A Great Time to Go Native: Fall Plant Sale at the NC Botanical Garden

You can never go wrong with Purple Coneflowers.

Those of us living in the southeastern United States hear the refrain every year: fall is for planting. Truer words were never uttered. In our hot, humid, often droughty summers, plants do well to survive at all. Spring planting of new trees, shrubs, and perennials is a huge gamble, even if you water during droughts. Spring-planted plants just don’t have big enough root systems to withstand all that our summers often throw at them.

Swamp Milkweed is a food plant for Monarch caterpillars and a nectar source for many butterfly species, including this Spicebush Swallowtail.

However, as the cooler, usually wetter weather of autumn arrives, new plants can focus on root growth while soils are still warm but not desert dry. Native deciduous trees, shrubs, and perennials do especially well at establishing themselves when fall-planted, because they can devote all their energy to root growth after leaf fall.

Mid-summer blooms of Buttonbush lighten shady moist spots in your landscape, and provide nectar for pollinators, and seeds for wood ducks.

You’d be hard-pressed to find a better selection of native trees, shrubs, and perennials than you will find at the NC Botanical Garden’s annual Fall Plant Sale. Members get first crack at the goodies on Friday, Sept. 14 from 5:00-7:00 p.m. — and a 10% discount! If you’re not a member, you can join that evening and use your discount immediately. The public gets their chance at the plants the next day, Saturday, Sept. 15, from 9:00 a.m. to noon. Bring your own flats or boxes to use to carry your purchases home.

Umbrella Magnolia offers gorgeous flowers, dramatic leaves that turn tobacco gold in fall, and these scarlet seed cones before the leaves turn — a native showstopper!

Why go native? If you’re a reader of this blog, you’ve read my reasons more than once. To summarize:

  • Native plants are adapted to our region, so they are better able to withstand our droughts, wet spells, heat waves, and occasional ice storms.
  • Native plants are food sources for native wildlife. As urbanization continues to eradicate our region’s native forests and fields, planted natives in home landscapes, parks, etc. help to keep our native wildlife alive.
  • Native wildflowers especially are key to maintaining our native pollinators. Now that honeybees (not native) are under attack by diseases and other issues, native pollinators are becoming increasingly critical to farmers who need their crops pollinated. Nobody eats if the food crops don’t get pollinated.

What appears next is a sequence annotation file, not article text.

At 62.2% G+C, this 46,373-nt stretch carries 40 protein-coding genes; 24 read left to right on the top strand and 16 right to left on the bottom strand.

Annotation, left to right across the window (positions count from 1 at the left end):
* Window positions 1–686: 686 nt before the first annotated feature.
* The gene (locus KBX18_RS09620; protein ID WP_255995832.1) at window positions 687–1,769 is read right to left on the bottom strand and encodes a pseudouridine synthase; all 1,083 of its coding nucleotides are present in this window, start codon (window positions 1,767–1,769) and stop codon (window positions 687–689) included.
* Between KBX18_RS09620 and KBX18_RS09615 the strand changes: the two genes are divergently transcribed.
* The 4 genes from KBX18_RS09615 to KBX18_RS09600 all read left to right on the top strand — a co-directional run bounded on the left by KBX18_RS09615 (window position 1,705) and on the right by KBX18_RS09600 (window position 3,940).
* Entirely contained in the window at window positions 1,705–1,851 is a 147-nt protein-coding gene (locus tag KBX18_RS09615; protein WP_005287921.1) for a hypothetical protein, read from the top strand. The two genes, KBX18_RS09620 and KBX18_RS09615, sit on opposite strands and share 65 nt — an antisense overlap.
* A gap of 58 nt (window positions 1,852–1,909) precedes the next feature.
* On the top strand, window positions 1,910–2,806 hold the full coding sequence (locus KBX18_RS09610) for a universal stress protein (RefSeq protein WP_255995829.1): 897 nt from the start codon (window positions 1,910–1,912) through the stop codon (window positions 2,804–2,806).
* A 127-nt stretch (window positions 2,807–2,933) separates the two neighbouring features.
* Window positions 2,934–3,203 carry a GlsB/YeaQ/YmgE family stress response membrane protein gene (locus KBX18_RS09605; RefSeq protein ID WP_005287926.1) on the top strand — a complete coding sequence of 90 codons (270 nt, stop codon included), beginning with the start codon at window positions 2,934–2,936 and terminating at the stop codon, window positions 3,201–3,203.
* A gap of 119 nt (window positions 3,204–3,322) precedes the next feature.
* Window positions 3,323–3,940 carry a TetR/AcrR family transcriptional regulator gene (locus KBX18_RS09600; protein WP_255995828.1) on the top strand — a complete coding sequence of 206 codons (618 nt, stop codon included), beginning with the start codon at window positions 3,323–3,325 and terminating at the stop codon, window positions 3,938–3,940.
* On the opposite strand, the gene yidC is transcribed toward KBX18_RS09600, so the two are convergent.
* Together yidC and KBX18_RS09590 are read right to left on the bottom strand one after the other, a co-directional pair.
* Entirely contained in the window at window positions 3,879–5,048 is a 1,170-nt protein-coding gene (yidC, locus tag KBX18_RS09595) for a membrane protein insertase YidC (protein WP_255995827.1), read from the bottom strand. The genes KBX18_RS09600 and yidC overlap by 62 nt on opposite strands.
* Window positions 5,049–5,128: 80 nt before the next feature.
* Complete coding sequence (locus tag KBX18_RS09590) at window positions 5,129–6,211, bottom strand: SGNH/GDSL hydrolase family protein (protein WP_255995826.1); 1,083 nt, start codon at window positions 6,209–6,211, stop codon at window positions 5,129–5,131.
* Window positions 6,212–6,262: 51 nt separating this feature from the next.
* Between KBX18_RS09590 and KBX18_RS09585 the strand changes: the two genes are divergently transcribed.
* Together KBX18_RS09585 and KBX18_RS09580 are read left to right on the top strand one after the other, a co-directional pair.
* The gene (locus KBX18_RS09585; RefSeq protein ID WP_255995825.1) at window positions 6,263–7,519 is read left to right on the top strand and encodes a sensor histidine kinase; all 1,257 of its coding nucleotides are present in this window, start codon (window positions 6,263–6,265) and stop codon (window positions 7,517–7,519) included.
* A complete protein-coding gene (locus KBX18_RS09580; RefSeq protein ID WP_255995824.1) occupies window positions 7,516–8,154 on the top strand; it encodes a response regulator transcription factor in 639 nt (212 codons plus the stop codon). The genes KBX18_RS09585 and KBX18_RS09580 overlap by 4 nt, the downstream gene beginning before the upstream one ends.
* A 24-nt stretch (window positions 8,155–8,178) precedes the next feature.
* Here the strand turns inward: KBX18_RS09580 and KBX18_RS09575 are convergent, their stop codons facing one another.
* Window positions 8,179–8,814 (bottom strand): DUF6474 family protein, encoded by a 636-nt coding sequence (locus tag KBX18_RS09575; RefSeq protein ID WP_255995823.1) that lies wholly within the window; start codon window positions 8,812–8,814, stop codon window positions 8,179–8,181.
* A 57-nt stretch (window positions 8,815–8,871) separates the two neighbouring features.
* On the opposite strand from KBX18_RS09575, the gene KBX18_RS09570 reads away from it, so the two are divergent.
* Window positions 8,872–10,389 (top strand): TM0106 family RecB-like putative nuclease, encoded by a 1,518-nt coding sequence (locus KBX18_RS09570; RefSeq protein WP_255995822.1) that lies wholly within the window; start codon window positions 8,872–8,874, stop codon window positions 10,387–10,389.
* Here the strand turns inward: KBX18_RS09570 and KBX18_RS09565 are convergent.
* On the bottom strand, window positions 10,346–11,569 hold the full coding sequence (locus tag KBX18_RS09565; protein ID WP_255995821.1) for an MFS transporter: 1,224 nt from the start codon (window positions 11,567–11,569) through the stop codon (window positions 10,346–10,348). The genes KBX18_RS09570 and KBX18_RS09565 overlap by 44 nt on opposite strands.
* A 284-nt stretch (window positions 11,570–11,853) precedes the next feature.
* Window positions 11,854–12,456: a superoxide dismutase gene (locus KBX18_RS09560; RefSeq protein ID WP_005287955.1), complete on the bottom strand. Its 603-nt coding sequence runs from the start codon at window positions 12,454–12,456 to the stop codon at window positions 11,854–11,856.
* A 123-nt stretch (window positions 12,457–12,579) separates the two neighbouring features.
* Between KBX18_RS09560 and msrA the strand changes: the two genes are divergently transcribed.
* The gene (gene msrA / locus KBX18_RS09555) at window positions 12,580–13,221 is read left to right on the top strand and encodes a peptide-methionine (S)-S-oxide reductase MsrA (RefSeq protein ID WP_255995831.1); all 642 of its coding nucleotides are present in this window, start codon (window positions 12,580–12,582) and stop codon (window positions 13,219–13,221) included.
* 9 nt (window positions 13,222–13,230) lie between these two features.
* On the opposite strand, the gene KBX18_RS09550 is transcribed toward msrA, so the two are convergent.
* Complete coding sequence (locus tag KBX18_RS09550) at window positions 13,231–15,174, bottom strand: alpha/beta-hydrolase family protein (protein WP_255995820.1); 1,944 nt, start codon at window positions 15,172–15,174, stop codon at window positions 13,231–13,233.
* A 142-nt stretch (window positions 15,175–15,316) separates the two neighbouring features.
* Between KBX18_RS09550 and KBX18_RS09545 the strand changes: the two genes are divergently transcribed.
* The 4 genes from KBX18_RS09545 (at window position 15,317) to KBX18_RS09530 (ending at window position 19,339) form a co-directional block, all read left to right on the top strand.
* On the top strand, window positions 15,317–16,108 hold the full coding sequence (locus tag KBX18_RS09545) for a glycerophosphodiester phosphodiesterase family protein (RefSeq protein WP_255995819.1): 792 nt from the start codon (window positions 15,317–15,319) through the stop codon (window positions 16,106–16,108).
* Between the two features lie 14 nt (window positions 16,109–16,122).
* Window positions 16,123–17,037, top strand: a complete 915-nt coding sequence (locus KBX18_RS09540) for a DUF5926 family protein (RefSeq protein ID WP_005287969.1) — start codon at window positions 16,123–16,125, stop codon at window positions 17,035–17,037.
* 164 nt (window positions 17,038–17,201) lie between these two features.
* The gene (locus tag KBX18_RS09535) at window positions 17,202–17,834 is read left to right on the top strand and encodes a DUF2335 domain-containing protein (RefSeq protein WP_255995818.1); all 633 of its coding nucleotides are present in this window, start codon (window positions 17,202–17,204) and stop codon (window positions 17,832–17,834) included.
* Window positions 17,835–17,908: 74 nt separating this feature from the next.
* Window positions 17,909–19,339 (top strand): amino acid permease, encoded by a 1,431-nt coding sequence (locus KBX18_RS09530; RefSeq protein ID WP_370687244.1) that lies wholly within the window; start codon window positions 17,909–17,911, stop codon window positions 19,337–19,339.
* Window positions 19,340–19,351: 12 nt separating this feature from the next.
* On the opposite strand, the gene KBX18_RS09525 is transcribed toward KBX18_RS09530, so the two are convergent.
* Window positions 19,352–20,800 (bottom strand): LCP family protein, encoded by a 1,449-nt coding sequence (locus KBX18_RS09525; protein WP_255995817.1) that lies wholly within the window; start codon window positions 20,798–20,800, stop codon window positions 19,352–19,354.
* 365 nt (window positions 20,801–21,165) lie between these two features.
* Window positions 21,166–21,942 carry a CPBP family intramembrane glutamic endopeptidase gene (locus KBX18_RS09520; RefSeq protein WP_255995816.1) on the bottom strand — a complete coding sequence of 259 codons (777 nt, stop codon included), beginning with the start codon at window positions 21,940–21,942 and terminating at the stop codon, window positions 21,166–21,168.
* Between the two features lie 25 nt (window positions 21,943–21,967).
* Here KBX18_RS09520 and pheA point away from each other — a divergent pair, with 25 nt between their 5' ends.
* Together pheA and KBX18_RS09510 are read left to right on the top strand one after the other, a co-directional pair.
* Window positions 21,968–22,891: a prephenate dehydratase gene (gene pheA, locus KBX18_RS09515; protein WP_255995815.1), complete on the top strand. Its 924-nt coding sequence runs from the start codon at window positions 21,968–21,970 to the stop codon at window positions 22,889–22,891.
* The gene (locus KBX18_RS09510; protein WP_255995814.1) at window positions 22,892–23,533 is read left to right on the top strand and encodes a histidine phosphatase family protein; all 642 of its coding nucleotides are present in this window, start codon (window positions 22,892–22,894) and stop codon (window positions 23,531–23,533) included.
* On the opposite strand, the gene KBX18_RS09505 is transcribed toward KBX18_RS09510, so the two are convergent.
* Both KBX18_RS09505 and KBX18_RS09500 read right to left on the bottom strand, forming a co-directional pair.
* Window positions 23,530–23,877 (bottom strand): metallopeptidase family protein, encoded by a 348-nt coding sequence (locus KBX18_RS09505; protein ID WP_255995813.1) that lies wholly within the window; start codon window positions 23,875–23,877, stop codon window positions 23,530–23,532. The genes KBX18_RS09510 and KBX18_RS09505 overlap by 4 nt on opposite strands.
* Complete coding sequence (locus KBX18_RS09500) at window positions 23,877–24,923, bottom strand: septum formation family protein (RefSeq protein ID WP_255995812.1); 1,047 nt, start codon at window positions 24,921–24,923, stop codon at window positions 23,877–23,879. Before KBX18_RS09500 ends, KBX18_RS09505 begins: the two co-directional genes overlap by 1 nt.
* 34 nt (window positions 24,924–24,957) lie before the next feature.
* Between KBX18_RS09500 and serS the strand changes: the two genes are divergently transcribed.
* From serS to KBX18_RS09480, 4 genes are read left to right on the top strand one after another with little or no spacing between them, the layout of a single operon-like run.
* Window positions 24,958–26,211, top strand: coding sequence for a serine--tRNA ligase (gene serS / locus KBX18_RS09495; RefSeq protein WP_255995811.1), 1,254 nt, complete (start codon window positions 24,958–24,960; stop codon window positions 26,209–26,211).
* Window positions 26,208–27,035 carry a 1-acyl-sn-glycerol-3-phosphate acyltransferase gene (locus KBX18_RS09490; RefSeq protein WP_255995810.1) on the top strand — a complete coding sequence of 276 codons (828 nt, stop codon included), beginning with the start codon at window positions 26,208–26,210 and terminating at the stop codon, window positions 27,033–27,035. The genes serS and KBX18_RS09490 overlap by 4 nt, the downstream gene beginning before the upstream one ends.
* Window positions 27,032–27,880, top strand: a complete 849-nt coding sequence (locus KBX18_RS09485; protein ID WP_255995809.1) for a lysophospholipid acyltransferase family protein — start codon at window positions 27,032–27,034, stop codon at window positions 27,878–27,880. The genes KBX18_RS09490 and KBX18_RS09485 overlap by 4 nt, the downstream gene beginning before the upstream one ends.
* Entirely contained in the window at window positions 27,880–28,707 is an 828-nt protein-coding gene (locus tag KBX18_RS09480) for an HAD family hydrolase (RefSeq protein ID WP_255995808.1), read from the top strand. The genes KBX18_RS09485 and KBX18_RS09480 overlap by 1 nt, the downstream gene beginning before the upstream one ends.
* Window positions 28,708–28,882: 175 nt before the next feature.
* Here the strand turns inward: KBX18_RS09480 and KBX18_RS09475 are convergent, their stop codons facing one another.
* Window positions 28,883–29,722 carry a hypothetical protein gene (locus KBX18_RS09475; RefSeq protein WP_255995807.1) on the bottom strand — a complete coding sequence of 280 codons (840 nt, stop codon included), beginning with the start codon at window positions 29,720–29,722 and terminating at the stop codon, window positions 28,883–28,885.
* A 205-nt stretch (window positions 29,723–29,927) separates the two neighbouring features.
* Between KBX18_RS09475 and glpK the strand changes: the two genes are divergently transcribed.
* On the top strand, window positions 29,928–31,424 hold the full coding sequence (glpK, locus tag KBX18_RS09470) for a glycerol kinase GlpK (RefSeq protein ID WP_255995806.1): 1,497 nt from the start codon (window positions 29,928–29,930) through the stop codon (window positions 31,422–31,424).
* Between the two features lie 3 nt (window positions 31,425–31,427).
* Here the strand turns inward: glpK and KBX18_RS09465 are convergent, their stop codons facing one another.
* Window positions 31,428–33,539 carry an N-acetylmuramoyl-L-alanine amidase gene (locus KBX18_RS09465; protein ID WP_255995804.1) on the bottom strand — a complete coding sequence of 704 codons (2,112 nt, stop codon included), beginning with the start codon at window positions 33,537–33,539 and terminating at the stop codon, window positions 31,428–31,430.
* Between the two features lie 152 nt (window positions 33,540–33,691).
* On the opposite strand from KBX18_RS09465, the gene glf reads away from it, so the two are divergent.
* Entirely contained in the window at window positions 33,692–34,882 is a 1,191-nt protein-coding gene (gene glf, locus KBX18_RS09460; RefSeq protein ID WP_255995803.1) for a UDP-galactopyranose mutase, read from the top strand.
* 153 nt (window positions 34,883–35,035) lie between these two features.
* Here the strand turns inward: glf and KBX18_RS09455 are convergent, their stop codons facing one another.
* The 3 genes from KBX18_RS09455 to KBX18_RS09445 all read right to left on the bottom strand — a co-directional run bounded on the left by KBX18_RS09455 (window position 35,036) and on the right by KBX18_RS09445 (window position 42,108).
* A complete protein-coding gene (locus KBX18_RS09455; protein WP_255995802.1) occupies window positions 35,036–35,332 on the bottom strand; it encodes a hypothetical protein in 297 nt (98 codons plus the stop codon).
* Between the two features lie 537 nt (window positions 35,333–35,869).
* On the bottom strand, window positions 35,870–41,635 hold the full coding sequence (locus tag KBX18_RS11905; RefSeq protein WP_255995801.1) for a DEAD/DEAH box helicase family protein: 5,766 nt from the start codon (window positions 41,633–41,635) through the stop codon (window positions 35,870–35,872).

• Native plants in our landscapes remind us of where we are, affirming our sense of place. Certain trees, shrubs, wildflowers, and ferns evolved here; they belong here, as do the insects, reptiles, mammals, and birds that evolved along with their native food sources.

The berries of this native Viburnum are devoured by birds as soon as they ripen in mid-summer.

We are all in this together, whether we realize it or not. Going native is your easiest gardening choice, and it’s your wisest. This fall, please consider adding some native plants to your landscape.

And if you live anywhere near Chapel Hill, North Carolina, plan to visit the NC Botanical Garden’s Fall Plant Sale. All proceeds support this wonderful public garden, so every purchase is a win for all who love the natives of this region.

Our native deciduous azaleas are usually overlooked by deer, and offer bloom colors that the evergreen non-natives cannot match.

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  1. #1 by Sam Taylor on May 19, 2013 - 4:51 pm

    What determines the color of the native decideous azalia? I have an Orange/ Yellow one and my grandson who lives in Ridgeway, Va., found a white one in the woods near his home. Is there a simple way of rooting this variety?

    • #2 by piedmontgardener on May 20, 2013 - 7:19 am

      Hi, Sam.

      The color of our native azaleas is mostly a product of which species it is. Several species are native to various parts of the southeastern US. Additionally, deciduous azaleas are notorious for their spontaneous hybrid production, so it’s not unusual to find seedlings resulting from the cross of two native species, especially with the help of the horticulture industry. In fact, it’s often difficult to determine exactly which species we have.

      As for rooting azaleas, layering is probably the simplest method. Here’s a link to the Azalea Society of America’s Web page where they discuss ways to propagate azaleas. The methods described work for any kind of azalea.

      Thanks for stopping by!

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